“Monopoly on Madness?”: Private Long-Term Mental Institutions in South Africa, 1963–1989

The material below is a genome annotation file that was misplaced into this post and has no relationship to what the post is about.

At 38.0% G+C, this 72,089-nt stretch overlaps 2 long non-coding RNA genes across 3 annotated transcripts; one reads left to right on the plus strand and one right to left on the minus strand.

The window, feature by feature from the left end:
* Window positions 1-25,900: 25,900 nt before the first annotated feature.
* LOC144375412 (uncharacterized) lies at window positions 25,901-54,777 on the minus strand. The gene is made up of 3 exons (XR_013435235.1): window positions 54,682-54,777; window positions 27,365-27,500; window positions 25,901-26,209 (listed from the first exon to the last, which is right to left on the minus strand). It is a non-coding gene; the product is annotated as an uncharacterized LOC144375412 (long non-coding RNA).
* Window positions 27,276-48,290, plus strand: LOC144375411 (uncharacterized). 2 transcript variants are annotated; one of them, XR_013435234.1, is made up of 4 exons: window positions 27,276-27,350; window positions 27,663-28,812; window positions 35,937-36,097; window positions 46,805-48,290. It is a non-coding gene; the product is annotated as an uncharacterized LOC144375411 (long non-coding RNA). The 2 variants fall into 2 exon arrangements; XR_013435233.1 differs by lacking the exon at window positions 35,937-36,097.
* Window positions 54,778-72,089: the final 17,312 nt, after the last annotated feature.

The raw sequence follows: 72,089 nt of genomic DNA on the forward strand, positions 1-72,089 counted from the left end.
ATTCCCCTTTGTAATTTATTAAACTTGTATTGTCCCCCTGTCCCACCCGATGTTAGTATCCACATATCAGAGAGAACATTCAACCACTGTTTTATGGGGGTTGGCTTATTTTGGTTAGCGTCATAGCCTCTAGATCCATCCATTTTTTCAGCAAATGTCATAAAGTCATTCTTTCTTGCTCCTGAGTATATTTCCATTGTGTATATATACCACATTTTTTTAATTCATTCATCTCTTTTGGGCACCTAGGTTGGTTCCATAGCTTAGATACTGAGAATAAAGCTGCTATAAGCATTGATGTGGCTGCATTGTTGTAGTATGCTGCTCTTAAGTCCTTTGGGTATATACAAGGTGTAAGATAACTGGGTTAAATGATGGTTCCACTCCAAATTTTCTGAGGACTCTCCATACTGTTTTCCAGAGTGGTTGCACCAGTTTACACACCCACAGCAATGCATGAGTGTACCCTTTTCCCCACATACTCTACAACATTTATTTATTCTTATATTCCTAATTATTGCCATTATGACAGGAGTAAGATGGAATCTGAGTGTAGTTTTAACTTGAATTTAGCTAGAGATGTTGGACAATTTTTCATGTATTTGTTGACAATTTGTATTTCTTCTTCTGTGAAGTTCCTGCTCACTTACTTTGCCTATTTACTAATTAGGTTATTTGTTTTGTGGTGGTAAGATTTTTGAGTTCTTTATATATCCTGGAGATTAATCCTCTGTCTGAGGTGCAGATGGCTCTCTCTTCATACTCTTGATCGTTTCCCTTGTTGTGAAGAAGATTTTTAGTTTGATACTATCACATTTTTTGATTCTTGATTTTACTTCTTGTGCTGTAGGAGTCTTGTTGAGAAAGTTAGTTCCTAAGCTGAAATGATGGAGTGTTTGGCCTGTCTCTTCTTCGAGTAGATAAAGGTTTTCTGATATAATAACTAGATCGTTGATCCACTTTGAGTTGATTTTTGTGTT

The government and those in its employ continued to focus on protecting white men from the “evils” of black insurgence and international maladies. One means of ensuring this was to disallow most Africans permanent settlement status within white cities by creating African “homelands” and the tricameral system. Yet despite the government’s intentions to move health care responsibility for blacks to homelands, it was never successful. It still needed to deal with potentially “dangerous” black individuals. In 1962, the South African government contracted long-term mental health care-particularly care of long-term black patients-to the private company Smith, Mitchell & Co. Because of the discriminate application of community psychiatric programs, the numbers of patients placed in Smith Mitchell’s mainly rural institutions increased signiﬁ cantly so that by the mid-1980s, Smith Mitchell provided over forty percent of all mental health care beds in the country. Only about six percent of the beds were reserved for whites.1 Charges of the government’s misuse of these institutions to detain political detainees and mistreat black patients were widespread in the 1970s. Investigations by the Church of Scientology’s Citizens Commission of Human Rights (CCHR), the International Committee of the Red Cross (ICRC), the World Health Organization (WHO), the Royal College of Psychiatrists, the American Psychiatric Association (APA), and an American psychiatrist, Dr. Stanley Platman and his nurse-practitioner wife Vera Thomas, substantiated these claims.